Partnership working across sectors and services
Children's and young people's learning in health and wellbeing benefits strongly from partnership working between teachers and colleagues such as home link staff, health professionals, educational psychologists and sports coaches who can make complementary contributions through their specialist expertise and knowledge.
Personal support for children and young people
The health and wellbeing of every child and young person is greatly enhanced through the individual support and pastoral care which they receive through having an identified member of staff who knows and understands them and can support them in facing changes and challenges and in making choices. Members of staff are often best placed to identify even minor changes of mood in a child or young person which could reflect an important emotional, social or mental health issue with which that child or young person needs help or support. It is important that children and young people feel that they can share their anxieties with an appropriate individual who has the skills, rapport, responsibility and the time to listen and to help, or can identify appropriate sources of support.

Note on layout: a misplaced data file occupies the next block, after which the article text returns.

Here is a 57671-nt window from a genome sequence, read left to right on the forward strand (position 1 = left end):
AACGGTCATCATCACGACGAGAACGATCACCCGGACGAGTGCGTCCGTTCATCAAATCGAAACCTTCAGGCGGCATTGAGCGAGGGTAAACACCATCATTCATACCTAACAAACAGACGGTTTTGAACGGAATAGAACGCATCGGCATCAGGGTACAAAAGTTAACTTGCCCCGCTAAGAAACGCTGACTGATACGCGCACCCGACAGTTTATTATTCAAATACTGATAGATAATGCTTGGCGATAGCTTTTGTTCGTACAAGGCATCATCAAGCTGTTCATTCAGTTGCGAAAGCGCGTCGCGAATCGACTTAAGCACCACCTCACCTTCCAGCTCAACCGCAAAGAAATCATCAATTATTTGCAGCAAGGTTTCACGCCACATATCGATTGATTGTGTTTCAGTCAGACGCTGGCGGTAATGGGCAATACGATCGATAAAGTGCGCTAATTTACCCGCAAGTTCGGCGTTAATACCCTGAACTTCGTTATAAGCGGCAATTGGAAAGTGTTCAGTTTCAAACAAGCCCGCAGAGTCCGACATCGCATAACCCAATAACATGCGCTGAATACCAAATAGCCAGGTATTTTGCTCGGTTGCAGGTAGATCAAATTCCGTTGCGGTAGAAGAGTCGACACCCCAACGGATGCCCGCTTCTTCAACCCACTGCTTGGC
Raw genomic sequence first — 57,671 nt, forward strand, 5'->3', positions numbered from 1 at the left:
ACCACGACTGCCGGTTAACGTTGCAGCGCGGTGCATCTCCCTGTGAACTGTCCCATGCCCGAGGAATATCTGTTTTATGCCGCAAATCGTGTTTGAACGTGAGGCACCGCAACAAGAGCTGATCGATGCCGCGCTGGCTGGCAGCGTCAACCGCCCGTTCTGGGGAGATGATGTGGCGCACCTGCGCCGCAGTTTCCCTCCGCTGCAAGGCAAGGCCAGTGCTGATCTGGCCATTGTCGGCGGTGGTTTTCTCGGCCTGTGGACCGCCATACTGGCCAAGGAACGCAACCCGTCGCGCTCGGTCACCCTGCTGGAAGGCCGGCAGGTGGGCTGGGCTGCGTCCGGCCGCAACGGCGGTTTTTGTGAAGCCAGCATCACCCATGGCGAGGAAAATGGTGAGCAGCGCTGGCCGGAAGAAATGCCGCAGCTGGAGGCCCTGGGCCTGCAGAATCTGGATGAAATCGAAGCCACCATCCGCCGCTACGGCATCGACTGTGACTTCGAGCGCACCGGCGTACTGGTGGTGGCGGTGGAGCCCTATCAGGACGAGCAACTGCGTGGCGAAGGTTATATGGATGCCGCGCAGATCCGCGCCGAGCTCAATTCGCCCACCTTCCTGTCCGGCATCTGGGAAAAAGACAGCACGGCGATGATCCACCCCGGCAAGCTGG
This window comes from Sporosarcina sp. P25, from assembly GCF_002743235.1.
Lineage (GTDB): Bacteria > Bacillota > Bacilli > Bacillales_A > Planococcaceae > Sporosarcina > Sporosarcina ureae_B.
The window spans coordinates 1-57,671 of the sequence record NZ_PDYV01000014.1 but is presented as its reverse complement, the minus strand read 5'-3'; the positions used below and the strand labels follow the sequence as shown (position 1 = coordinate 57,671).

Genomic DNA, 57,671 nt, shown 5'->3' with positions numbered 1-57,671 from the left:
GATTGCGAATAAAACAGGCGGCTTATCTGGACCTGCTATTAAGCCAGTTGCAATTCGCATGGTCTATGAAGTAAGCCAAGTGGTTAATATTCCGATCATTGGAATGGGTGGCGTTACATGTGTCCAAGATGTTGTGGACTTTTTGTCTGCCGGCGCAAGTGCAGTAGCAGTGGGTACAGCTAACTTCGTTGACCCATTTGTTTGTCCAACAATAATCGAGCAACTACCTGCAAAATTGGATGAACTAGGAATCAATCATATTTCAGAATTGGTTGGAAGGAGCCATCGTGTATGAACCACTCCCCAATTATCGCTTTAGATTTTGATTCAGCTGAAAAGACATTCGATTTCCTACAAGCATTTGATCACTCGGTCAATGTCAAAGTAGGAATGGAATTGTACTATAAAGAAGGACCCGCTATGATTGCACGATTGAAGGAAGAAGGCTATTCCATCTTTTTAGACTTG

What factors need to be taken into account in planning for health and wellbeing?
Children's capacities to learn are shaped by their background and home circumstances as well as by their individual development. Exposure to different social and environmental influences contributes to the way that attitudes, values and behaviours are formed. These in turn affect their ability to make and take decisions.
Progression and development in many aspects of health and wellbeing will depend upon the stage of growth, development and maturity of the individual, upon social issues and upon the community context. Teachers and other practitioners in planning together will take account of these factors, ensuring that experiences are relevant and realistic for the child or young person in his or her circumstances. Particularly within experiences and outcomes which span more than one level, careful planning will be required to ensure appropriate pace and coverage, and teachers and other practitioners will need to decide when and how the experiences and outcomes are introduced. The planning arrangements within which local authorities, schools and teachers work must ensure that these decisions are taken in the best interests of each child and young person and take account of his or her social and personal circumstances as necessary.